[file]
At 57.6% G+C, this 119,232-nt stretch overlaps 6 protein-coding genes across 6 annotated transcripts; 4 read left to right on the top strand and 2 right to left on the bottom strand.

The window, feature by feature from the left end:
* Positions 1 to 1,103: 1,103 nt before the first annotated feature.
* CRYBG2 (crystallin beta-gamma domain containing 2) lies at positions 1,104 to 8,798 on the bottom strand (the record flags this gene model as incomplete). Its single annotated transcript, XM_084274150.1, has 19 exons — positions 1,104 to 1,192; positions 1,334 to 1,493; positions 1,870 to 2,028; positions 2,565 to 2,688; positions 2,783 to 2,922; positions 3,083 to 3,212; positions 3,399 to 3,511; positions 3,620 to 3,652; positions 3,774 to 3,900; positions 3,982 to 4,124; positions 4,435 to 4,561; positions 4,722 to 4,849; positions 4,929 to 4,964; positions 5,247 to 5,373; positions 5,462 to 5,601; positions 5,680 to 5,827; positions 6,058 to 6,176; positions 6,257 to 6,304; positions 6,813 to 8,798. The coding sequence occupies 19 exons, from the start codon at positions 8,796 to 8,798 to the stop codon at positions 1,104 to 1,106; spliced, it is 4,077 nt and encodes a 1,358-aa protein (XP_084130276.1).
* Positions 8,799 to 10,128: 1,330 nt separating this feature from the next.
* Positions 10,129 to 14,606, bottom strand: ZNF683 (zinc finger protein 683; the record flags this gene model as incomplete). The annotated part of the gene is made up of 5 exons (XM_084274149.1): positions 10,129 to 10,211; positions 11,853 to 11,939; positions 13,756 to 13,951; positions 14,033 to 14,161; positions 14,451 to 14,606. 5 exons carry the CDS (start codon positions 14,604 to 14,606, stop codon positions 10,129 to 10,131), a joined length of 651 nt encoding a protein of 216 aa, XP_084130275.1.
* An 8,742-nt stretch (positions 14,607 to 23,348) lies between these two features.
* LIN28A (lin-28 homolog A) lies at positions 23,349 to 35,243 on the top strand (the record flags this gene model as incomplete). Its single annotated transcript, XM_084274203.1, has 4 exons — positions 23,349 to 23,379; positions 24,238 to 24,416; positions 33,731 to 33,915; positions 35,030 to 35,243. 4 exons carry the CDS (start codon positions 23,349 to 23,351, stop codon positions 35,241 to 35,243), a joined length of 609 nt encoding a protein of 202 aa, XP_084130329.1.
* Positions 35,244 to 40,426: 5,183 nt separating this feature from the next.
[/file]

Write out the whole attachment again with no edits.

At 57.6% G+C, this 119,232-nt stretch overlaps 6 protein-coding genes across 6 annotated transcripts; 4 read left to right on the top strand and 2 right to left on the bottom strand.

The window, feature by feature from the left end:
* Positions 1 to 1,103: 1,103 nt before the first annotated feature.
* CRYBG2 (crystallin beta-gamma domain containing 2) lies at positions 1,104 to 8,798 on the bottom strand (the record flags this gene model as incomplete). Its single annotated transcript, XM_084274150.1, has 19 exons — positions 1,104 to 1,192; positions 1,334 to 1,493; positions 1,870 to 2,028; positions 2,565 to 2,688; positions 2,783 to 2,922; positions 3,083 to 3,212; positions 3,399 to 3,511; positions 3,620 to 3,652; positions 3,774 to 3,900; positions 3,982 to 4,124; positions 4,435 to 4,561; positions 4,722 to 4,849; positions 4,929 to 4,964; positions 5,247 to 5,373; positions 5,462 to 5,601; positions 5,680 to 5,827; positions 6,058 to 6,176; positions 6,257 to 6,304; positions 6,813 to 8,798. The coding sequence occupies 19 exons, from the start codon at positions 8,796 to 8,798 to the stop codon at positions 1,104 to 1,106; spliced, it is 4,077 nt and encodes a 1,358-aa protein (XP_084130276.1).
* Positions 8,799 to 10,128: 1,330 nt separating this feature from the next.
* Positions 10,129 to 14,606, bottom strand: ZNF683 (zinc finger protein 683; the record flags this gene model as incomplete). The annotated part of the gene is made up of 5 exons (XM_084274149.1): positions 10,129 to 10,211; positions 11,853 to 11,939; positions 13,756 to 13,951; positions 14,033 to 14,161; positions 14,451 to 14,606. 5 exons carry the CDS (start codon positions 14,604 to 14,606, stop codon positions 10,129 to 10,131), a joined length of 651 nt encoding a protein of 216 aa, XP_084130275.1.
* An 8,742-nt stretch (positions 14,607 to 23,348) lies between these two features.
* LIN28A (lin-28 homolog A) lies at positions 23,349 to 35,243 on the top strand (the record flags this gene model as incomplete). Its single annotated transcript, XM_084274203.1, has 4 exons — positions 23,349 to 23,379; positions 24,238 to 24,416; positions 33,731 to 33,915; positions 35,030 to 35,243. 4 exons carry the CDS (start codon positions 23,349 to 23,351, stop codon positions 35,241 to 35,243), a joined length of 609 nt encoding a protein of 202 aa, XP_084130329.1.
* Positions 35,244 to 40,426: 5,183 nt separating this feature from the next.